Insanely Active – 10 Tips to Baby Step Toward this Direction

I don’t know if I’ve ever discussed my weight loss much on my “California” blog. The last major goal I accomplished *before* moving to San Francisco, and essentially the goal that made it seem easyto change my life and move back to the West Coast, involved me losing 60-80 pounds (60 officially and probably 20 before I started tracking) via a combination of WeightWatchers at Work and a rigorous change in my exercise routine.

While I have gained about 15-20 pounds back (SF has really really good food you guys), I continue to stay super active in my day-to-day. Actually insane is probably a better word for it. Just yesterday I ran 10 miles, did a staircase tour with Walk San Francisco, then an eight mile (plus 4 each way to get there/back) bike lane survey ride with the SF Bicycle Coalition. All before 4 p.m. And since I couldn’t get a cab, ended up walking home a mile last night (although I may have fueled that with pizza, booze and burrito – again, I’m not perfect).

Anyway, I was thrilled to read this morning about someone very important to me starting her journey into fitness. I wrote her an email with the tips below and thought “oh that could be a blog post.” So here’s an amended version, in case you are looking for some fitness motivation for spring!

Meghan’s Tips for Starting a (Low-Budget) Exercise Routine from Scratch

1. Good shoes.
These are critical. Not only do they make it more comfortable, but also more sustainable. Avoid things like plantar fascitis, shin splints, etc. They don’t have to be über expensive, but make sure they’re meant for the activity you’re doing in them (running, walking, and so forth).

It’s a little tougher without a smart phone, but still doable. You can follow the program manually if you just use a timer and/or map your route beforehand. If you have a smart phone, there’s tons of great apps that will tell you when to run/walk.

3. Be ok with being slow or even walking sometimes
When I started running I was so self-conscious, but then I came to the zen realization that it was better that I was out there even just walking than at home on my couch sitting (and probably stuffing my face).

4. Be ok with rest days
Listen to your body! You’re starting strong out of the gate and some time soon your body’s gonna be all like “hey asshole, what are you doing? I’m not used to this! Waaah!” It’s okay to give her one day of rest. Better yet you can “rest” with some gentle stretching or restorative yoga poses at home. There’s loads of free videos out there for these.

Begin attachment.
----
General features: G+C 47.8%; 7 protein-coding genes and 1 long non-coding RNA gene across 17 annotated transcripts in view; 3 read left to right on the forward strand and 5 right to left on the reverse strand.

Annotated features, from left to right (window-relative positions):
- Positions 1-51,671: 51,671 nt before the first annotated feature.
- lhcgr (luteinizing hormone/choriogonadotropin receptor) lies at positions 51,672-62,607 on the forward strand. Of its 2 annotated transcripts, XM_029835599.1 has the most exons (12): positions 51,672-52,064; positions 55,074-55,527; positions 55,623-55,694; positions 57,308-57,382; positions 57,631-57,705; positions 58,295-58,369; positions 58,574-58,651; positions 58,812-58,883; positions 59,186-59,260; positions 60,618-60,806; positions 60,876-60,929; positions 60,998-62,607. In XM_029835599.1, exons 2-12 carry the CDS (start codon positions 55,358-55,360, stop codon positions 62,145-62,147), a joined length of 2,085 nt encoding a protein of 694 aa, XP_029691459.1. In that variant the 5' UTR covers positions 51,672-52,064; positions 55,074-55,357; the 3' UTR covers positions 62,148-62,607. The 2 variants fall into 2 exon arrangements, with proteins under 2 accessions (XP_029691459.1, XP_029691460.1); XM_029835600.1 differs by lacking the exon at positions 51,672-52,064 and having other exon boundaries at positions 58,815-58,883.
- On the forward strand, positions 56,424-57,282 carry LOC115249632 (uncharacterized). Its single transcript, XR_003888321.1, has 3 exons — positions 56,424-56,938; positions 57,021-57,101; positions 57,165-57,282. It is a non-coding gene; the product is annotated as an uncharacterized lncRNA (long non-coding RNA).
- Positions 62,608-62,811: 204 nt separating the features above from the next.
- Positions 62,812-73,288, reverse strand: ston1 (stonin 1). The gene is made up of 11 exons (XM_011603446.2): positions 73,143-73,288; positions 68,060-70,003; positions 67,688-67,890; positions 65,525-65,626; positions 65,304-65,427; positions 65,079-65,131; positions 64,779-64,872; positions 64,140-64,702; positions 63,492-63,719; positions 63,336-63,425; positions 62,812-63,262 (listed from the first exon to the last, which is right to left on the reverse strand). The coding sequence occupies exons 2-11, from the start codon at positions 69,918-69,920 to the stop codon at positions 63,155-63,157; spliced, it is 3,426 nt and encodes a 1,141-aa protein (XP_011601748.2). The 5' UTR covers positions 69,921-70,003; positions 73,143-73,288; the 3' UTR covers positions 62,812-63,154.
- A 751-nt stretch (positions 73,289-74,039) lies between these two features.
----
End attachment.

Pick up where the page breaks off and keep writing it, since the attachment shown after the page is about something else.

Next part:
5. Use the “half hour” rule
Even on a slow/rest day, tell yourself you’re going to keep yourself actively moving (whether jogging, walking, stretching) for 1/2 hour each day. This is sadly more than most Americans do, but it will start to make a big difference in your overall health.

6. Alternate exercises/routes
When you do the same thing every day, it starts to get boring and not fun anymore. This person has a super resource with these steep steps near her house, as well as a great park (with hiking trails).  I suggested maybe doing steps two days and then do a nice flat jog on the other two days. Then maybe do a nice hike on the other (and then a rest/stretch day).

7. Rise and shine!
It SUCKS to make one big lifestyle change, but ANOTHER? What am I? CRAZY. Yes, yes I am. Probably the best advice I can offer is to get out of bed earlier and start your moving before you start your day. As the day goes on, you go to work, out with friends, etc. it’s really easy to find excuses to *not* exercise. So get it over with first thing!

8. Eat before you move
I only recently learned this in a breakfast nutrition class at 18 Reasons. Even if it’s just a banana before you go for your jog, your body needs something to fuel it (even if you don’t feel hungry in the AM).

9. Hydrate! Hydrate! Hydrate!
Before and after. Drink more water than you thought you wanted (I *still* struggle with this one).

10. Set a goal
Again, as I mentioned, have something you want to work toward. The first one is probably running an “official” 5k. Find a buddy to sign up for one with you. As I may be visiting Portland this summer I promised her I’d do one with her.

10.5. Track your progress
The best way to keep goals in sight! Tweeting is fantastic and I also highly recommend using DailyMile. It’s free. Not only do you get to keep track of your progress, it’s also a community and a fabulous place for encouragement. You’ll be surprised at how those numbers add up over the weeks too. I remember the first month I ran the equivalent of a marathon and how excited that made me as an overweight person who couldn’t have run 1 mile not long before.

Exercise can be the best anti-depressant. It’s scientifically proven. I don’t know what I’d do without it some times. No matter what b.s. I have going on in my life, when I hit the pavement or the yoga mat, I come out the other side just being able to deal with it better. It doesn’t go away, but my approach is hella saner.

How did you start your fitness journey? What tips do you have for those just starting out?
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About Meghan A.

creative & professional creative professional | communications, content & community | nasty woman | adventurer & inspiration seeker | bicyclist & feminist | walk san francisco board | current: Typekit community, former: TYPO SF magic maker
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